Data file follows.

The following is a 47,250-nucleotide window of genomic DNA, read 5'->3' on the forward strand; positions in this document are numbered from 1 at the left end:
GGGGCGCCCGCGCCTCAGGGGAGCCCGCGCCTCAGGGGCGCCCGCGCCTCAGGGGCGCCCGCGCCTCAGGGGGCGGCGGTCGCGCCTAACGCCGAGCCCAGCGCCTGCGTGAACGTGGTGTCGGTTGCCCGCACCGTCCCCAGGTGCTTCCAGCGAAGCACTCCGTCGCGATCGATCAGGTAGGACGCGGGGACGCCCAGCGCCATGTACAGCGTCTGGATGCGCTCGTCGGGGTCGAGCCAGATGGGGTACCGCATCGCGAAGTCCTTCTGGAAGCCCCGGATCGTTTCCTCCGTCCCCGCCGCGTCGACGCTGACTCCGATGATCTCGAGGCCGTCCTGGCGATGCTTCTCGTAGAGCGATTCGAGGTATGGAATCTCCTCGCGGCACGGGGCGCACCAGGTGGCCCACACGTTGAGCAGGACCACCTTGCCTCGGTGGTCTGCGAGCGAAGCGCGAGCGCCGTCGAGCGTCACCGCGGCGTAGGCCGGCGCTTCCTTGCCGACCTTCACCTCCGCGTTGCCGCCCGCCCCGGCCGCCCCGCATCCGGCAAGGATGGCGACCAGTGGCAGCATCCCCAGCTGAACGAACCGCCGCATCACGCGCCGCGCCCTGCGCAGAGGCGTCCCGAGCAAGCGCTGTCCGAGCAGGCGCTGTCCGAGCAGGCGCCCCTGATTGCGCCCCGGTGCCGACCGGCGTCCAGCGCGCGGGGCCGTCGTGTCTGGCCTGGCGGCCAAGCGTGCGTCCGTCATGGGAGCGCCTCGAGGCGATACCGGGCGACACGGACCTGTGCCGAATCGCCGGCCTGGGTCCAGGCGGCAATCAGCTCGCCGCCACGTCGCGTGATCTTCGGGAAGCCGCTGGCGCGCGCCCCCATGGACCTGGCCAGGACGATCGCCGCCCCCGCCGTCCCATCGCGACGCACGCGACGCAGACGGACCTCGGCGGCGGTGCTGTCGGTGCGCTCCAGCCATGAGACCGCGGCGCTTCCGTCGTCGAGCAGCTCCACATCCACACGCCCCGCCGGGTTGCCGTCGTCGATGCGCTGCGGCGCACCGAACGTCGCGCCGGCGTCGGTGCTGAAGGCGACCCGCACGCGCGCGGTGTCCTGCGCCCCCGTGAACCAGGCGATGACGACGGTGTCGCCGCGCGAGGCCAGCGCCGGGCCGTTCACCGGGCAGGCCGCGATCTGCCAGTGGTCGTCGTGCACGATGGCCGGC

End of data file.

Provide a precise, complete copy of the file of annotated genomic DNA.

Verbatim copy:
The following is a 47,250-nucleotide window of genomic DNA, read 5'->3' on the forward strand; positions in this document are numbered from 1 at the left end:
GGGGCGCCCGCGCCTCAGGGGAGCCCGCGCCTCAGGGGCGCCCGCGCCTCAGGGGCGCCCGCGCCTCAGGGGGCGGCGGTCGCGCCTAACGCCGAGCCCAGCGCCTGCGTGAACGTGGTGTCGGTTGCCCGCACCGTCCCCAGGTGCTTCCAGCGAAGCACTCCGTCGCGATCGATCAGGTAGGACGCGGGGACGCCCAGCGCCATGTACAGCGTCTGGATGCGCTCGTCGGGGTCGAGCCAGATGGGGTACCGCATCGCGAAGTCCTTCTGGAAGCCCCGGATCGTTTCCTCCGTCCCCGCCGCGTCGACGCTGACTCCGATGATCTCGAGGCCGTCCTGGCGATGCTTCTCGTAGAGCGATTCGAGGTATGGAATCTCCTCGCGGCACGGGGCGCACCAGGTGGCCCACACGTTGAGCAGGACCACCTTGCCTCGGTGGTCTGCGAGCGAAGCGCGAGCGCCGTCGAGCGTCACCGCGGCGTAGGCCGGCGCTTCCTTGCCGACCTTCACCTCCGCGTTGCCGCCCGCCCCGGCCGCCCCGCATCCGGCAAGGATGGCGACCAGTGGCAGCATCCCCAGCTGAACGAACCGCCGCATCACGCGCCGCGCCCTGCGCAGAGGCGTCCCGAGCAAGCGCTGTCCGAGCAGGCGCTGTCCGAGCAGGCGCCCCTGATTGCGCCCCGGTGCCGACCGGCGTCCAGCGCGCGGGGCCGTCGTGTCTGGCCTGGCGGCCAAGCGTGCGTCCGTCATGGGAGCGCCTCGAGGCGATACCGGGCGACACGGACCTGTGCCGAATCGCCGGCCTGGGTCCAGGCGGCAATCAGCTCGCCGCCACGTCGCGTGATCTTCGGGAAGCCGCTGGCGCGCGCCCCCATGGACCTGGCCAGGACGATCGCCGCCCCCGCCGTCCCATCGCGACGCACGCGACGCAGACGGACCTCGGCGGCGGTGCTGTCGGTGCGCTCCAGCCATGAGACCGCGGCGCTTCCGTCGTCGAGCAGCTCCACATCCACACGCCCCGCCGGGTTGCCGTCGTCGATGCGCTGCGGCGCACCGAACGTCGCGCCGGCGTCGGTGCTGAAGGCGACCCGCACGCGCGCGGTGTCCTGCGCCCCCGTGAACCAGGCGATGACGACGGTGTCGCCGCGCGAGGCCAGCGCCGGGCCGTTCACCGGGCAGGCCGCGATCTGCCAGTGGTCGTCGTGCACGATGGCCGGC